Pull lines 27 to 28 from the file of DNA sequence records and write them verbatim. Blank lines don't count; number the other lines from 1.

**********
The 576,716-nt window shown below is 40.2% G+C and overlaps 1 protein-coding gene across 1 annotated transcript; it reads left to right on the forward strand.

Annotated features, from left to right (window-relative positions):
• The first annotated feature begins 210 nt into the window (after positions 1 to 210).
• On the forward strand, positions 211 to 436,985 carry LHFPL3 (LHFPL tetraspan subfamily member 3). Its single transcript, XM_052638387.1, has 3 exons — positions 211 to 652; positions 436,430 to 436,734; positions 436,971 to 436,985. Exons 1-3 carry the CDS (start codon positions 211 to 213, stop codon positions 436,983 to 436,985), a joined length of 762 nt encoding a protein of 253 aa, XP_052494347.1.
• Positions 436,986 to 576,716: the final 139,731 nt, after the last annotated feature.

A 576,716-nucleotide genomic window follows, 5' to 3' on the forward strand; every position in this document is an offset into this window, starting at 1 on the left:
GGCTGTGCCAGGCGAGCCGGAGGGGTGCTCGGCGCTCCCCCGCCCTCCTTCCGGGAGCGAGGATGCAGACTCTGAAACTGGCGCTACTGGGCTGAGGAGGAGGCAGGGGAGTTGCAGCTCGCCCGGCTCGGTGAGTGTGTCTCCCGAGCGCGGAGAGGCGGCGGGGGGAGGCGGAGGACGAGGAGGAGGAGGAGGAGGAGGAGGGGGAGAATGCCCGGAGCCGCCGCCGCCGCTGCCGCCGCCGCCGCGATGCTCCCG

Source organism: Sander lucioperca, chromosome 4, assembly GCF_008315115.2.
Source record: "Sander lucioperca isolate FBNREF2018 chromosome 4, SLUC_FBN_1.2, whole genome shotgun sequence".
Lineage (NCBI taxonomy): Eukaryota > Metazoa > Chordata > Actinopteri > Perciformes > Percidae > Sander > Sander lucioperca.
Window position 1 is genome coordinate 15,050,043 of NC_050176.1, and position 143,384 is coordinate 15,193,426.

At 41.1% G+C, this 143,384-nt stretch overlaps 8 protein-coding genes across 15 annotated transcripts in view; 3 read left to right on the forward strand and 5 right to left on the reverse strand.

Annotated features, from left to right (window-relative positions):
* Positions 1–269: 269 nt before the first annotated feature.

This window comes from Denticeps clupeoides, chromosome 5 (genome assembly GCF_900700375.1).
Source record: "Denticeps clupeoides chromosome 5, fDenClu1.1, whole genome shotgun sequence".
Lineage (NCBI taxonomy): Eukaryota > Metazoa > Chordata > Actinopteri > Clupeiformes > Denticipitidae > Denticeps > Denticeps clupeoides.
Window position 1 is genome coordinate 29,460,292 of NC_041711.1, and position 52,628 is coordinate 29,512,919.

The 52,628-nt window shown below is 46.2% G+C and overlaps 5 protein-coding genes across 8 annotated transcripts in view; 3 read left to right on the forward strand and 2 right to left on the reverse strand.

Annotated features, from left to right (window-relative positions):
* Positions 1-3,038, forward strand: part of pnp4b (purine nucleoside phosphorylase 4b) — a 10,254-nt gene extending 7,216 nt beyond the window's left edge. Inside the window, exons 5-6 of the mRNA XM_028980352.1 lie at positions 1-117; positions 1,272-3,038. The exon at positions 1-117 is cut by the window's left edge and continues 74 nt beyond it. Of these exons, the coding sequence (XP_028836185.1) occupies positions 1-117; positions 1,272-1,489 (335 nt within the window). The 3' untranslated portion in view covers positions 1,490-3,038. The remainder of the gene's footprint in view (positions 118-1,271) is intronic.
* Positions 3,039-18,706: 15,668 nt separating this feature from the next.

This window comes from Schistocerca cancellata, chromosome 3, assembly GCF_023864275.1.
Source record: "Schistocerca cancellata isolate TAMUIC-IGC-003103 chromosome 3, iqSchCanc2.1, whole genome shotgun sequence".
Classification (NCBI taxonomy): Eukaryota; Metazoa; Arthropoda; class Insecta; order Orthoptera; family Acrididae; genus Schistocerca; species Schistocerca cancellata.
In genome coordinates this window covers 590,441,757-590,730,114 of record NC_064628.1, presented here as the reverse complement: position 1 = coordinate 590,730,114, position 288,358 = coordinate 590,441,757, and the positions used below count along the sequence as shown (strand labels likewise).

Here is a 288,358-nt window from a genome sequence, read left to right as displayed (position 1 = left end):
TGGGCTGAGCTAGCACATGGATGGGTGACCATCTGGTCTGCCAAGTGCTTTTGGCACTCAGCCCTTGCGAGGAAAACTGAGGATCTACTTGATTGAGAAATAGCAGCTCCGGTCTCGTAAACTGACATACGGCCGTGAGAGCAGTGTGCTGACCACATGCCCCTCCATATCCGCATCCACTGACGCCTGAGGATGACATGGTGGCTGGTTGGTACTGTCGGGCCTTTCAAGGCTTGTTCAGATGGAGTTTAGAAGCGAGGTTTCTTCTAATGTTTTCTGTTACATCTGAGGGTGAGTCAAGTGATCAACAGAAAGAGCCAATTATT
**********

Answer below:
Here is a 288,358-nt window from a genome sequence, read left to right as displayed (position 1 = left end):
TGGGCTGAGCTAGCACATGGATGGGTGACCATCTGGTCTGCCAAGTGCTTTTGGCACTCAGCCCTTGCGAGGAAAACTGAGGATCTACTTGATTGAGAAATAGCAGCTCCGGTCTCGTAAACTGACATACGGCCGTGAGAGCAGTGTGCTGACCACATGCCCCTCCATATCCGCATCCACTGACGCCTGAGGATGACATGGTGGCTGGTTGGTACTGTCGGGCCTTTCAAGGCTTGTTCAGATGGAGTTTAGAAGCGAGGTTTCTTCTAATGTTTTCTGTTACATCTGAGGGTGAGTCAAGTGATCAACAGAAAGAGCCAATTATT